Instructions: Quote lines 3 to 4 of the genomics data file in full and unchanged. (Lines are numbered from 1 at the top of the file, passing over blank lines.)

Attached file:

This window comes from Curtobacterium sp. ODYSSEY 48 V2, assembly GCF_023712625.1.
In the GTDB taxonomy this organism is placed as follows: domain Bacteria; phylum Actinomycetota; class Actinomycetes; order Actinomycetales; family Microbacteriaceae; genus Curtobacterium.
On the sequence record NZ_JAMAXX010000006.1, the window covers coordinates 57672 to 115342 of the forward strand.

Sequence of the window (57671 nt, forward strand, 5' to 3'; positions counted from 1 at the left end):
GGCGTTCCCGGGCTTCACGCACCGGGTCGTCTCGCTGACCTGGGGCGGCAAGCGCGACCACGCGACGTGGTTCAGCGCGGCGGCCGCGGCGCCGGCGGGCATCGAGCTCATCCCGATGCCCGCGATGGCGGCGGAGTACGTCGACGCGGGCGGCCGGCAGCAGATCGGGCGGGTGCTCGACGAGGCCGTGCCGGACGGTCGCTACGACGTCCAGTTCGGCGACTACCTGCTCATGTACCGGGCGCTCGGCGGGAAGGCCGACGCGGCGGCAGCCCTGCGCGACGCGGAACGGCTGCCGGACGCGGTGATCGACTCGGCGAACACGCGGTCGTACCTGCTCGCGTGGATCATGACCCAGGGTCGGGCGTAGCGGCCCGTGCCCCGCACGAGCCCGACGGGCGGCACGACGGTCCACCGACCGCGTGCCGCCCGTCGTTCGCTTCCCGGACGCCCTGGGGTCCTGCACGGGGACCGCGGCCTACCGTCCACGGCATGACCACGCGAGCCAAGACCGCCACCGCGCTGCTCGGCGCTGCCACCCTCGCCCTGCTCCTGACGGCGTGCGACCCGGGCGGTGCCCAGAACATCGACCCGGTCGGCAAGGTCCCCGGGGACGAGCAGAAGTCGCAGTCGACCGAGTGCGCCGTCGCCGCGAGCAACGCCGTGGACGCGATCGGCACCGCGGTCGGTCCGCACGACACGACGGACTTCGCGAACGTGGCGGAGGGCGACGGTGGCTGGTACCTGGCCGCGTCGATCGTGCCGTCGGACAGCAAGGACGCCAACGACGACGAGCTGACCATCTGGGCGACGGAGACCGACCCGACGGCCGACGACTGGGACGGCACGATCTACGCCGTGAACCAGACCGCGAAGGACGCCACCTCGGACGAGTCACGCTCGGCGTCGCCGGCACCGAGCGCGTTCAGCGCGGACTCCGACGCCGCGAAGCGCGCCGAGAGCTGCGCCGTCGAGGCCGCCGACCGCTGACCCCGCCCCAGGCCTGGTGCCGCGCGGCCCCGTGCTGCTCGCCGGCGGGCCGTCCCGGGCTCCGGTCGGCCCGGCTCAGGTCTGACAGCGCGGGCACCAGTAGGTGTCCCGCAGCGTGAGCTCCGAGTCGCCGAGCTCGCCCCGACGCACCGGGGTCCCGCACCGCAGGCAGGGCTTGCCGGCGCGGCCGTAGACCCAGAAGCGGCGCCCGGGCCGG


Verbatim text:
On the sequence record NZ_JAMAXX010000006.1, the window covers coordinates 57672 to 115342 of the forward strand.

Sequence of the window (57671 nt, forward strand, 5' to 3'; positions counted from 1 at the left end):